“He’d say, ‘Don’t be late,’” Heyward said with a smile. “He’d be pretty mad at me right now. He would be saying, ‘Get your butt in there and get to work.’ I’ve got a lot to learn.”

Heyward, who’ll wear jersey No. 95, missed half of his first practice as a Steeler. That’s because he didn’t sign his contract until 3 or so on Friday afternoon. But he was one of the first players on the field Saturday and one of the last to leave.

“I’m learning. I proved that out here today,” he said. “Every day is a building block. I just have to continue to improve.”

As a rookie, Heyward will serve an apprenticeship behind the Steelers’ top three defensive ends — Aaron Smith, Brett Keisel and Ziggy Hood.

“They’re awesome,” Heyward said. “I’m just proud to be part of this great defensive line. I have the best learning tools a young guy like me could have in those three guys. I just want to contribute in any way I can and help this team win.”

07-31-2011, 01:24 PM
Great pick up for us. High talent, no ego type of player!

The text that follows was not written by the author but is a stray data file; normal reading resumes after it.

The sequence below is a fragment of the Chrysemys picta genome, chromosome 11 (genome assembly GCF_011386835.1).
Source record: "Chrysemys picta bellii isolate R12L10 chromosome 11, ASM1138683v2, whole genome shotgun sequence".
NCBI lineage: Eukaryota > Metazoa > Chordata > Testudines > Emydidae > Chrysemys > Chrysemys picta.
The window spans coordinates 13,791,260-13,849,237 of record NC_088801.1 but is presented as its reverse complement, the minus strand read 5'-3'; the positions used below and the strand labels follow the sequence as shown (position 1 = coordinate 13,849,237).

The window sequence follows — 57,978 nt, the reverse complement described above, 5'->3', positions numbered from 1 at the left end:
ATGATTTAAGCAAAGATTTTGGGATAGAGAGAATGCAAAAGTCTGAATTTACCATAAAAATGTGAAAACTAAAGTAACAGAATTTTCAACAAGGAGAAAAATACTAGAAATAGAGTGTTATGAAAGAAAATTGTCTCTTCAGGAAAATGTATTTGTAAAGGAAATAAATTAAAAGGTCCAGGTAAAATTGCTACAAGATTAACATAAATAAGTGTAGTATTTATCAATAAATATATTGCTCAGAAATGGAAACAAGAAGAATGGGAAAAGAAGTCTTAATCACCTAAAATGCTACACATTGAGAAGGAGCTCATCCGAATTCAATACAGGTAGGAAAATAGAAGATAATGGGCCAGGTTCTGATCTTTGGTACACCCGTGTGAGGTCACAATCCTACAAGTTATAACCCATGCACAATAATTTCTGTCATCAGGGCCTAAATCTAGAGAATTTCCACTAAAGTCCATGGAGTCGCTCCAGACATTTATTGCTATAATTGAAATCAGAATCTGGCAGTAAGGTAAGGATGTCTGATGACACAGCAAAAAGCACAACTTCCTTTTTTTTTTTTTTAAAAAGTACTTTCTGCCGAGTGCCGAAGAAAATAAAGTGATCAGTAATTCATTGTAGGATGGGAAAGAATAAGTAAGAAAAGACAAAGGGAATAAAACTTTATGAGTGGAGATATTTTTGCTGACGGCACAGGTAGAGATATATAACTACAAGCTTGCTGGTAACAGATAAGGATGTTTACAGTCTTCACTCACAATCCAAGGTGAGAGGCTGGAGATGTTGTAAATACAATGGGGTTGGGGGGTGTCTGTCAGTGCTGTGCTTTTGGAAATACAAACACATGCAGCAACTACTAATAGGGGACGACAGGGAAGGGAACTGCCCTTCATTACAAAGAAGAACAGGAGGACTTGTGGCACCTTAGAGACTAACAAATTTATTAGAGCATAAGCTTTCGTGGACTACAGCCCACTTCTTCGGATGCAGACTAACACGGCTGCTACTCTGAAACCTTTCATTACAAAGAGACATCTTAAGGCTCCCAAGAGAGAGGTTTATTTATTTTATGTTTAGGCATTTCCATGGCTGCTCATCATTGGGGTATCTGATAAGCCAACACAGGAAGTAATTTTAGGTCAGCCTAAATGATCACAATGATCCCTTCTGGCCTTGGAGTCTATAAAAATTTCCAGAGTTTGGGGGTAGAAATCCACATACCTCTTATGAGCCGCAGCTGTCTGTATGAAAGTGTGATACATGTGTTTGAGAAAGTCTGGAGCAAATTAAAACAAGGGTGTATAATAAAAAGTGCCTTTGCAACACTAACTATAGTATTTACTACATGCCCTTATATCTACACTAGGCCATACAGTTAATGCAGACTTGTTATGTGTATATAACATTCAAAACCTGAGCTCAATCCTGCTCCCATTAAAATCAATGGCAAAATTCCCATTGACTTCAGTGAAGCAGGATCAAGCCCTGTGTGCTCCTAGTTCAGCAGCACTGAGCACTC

07-31-2011, 10:42 PM
Really excited about this kid!

08-09-2011, 10:49 PM
Pittsburgh rookie Cam Heyward winning over vets with humble attitude

By Associated Press
Tuesday, August 9


LATROBE, Pa. — Ziggy Hood heard the name, knew the pedigree and wondered exactly what the Pittsburgh Steelers were getting into when they chose defensive lineman Cameron Heyward with the 31st pick in the NFL draft.

A first-round pick from Ohio State whose father Craig is a Steel City legend following his career at Pitt? That could lead to a combustible mix of ego and privilege, right?

“It’s the recipe for it,” Hood said.

Just not with Heyward.

The rookie doesn’t really do ego. He doesn’t do privilege either. Instead, you’ll find him doing the things that rookies — even first-round picks — are supposed to do during a first training camp. If he’s not carrying the pads of a veteran teammate off the field following practice then he’s picking up the tab for the defensive line’s late-night snacks.